And therefore, for us not to be shocked or surprised or feared by this seeming new problem, and to consider how lots of the discussions we have been having about balancing human rights and national security priorities, civil liberties an national security are as applicable online and offline.

And how the definitional difficulties when it comes to these phenomena are equally applicable to both online and offline discussions.

We broadly stay out of the space that should be dominated by states.  Of course, Quilliam has a role in advising governments as to what they should and shouldn't do in this space.  Predominantly talking to a generation of policymakers who have never used snap chat or Twitter themselves and they have teams to do that for them.  And trying to get over some of the generational struggles that we might have in this policy area.

One of the things that we find in offline counter extremism which I think we need to port over to the online world is this full spectrum of approaches.  So this full spectrum includes the soft end, primary prevention.  Some of the digital civility stuff that Carl was talking about just earlier: Education, critical thinking skills, building resilience among vulnerable populations and trying to change the atmosphere in which extremists might operate in the first place.  Talking about identity, talking about immigration, talking about integration.  And considering whether there's a role for online activism and online work in this space to try to improve that domain.

Slightly to the right of that we think a lot about targeted intervention, how we can stop signs when someone is going down one of these difficult pathways, how we stop the train and get it going in a different direction.  We think most prominently about couples and counter speech.  That is the area that I focus on at Quilliam.  I believe that extremist organisations are affected because they are effective communicators.  I don't think there is anything more complex than narrative and the stories that they tell themselves, the stories they tell vulnerable people and the stories vulnerable people tell themselves when it comes to radicalisation.  Those are three important things.  Whether we are looking at blocking and censorship or softer stuff, being in charge of a narrative and thinking about how we communicate with each other is surely central to this opinion.  And that's why I think social media seems to have had such a profound impact on radicalisation and extremism.  It is the optimum mode for communication.  Therefore, social media facilitates, if not drives, radicalisation to that end.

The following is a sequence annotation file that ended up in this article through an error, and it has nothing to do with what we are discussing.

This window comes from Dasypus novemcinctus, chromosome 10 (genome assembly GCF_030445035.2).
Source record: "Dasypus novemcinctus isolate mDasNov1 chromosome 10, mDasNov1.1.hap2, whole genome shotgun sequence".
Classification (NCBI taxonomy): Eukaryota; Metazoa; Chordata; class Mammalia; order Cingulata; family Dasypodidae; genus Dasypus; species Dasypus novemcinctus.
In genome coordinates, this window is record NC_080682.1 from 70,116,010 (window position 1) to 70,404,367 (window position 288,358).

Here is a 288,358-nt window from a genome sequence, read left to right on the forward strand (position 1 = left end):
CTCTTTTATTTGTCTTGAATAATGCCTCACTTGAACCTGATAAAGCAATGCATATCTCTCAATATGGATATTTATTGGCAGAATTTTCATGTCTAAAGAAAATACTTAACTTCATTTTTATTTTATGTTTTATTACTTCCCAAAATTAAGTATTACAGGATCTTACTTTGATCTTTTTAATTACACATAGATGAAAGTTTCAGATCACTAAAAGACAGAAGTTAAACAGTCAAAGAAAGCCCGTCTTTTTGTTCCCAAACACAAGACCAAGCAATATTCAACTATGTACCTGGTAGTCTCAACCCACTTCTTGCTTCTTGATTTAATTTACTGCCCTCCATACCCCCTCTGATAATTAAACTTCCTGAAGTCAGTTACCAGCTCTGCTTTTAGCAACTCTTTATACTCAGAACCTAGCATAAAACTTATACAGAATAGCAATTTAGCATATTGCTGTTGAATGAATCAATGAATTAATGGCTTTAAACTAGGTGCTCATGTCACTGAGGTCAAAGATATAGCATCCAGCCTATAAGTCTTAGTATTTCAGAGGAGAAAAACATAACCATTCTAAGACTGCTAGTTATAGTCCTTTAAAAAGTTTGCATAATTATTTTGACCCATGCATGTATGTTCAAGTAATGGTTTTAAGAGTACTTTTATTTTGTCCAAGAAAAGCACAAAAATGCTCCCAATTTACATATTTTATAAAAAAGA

But I don't think we should rest at that.  Counter speech and the work we do at Quilliam is all about thinking how we can use the tools that extremists exploit to communicate more effectively, to reduce vulnerability, to penetrate the echo chambers that Carl talks about and provide alternative or counter narratives to extremists and their ideologies.

The issue we come across, though, is not that extremists use the Internet.  It is not what they communicate online.  We know these things.  Much more concerning is why these narratives resonate with Millennials and why extremists are able to change the attitudes and behaviors of Millennials.  To get them to act in a way that they otherwise wouldn't.  And on the flip side, to consider how we can use the very same tools, communications tools and tech tools to achieve a similar source of resonance.

Someone said to me recently that wholesome content never goes environmental.  But it is impossible to get your counter narrative to really take hold.  It is much easier to be inflammatory.  Much easier, as Carl said, you get more re-tweets by saying something at the pole of your spectrum of opinions.  You will achieve more followers by preaching within your echo chamber or by cherry picking those controversial statements from opposing echo chambers and painting them as indicative of the other.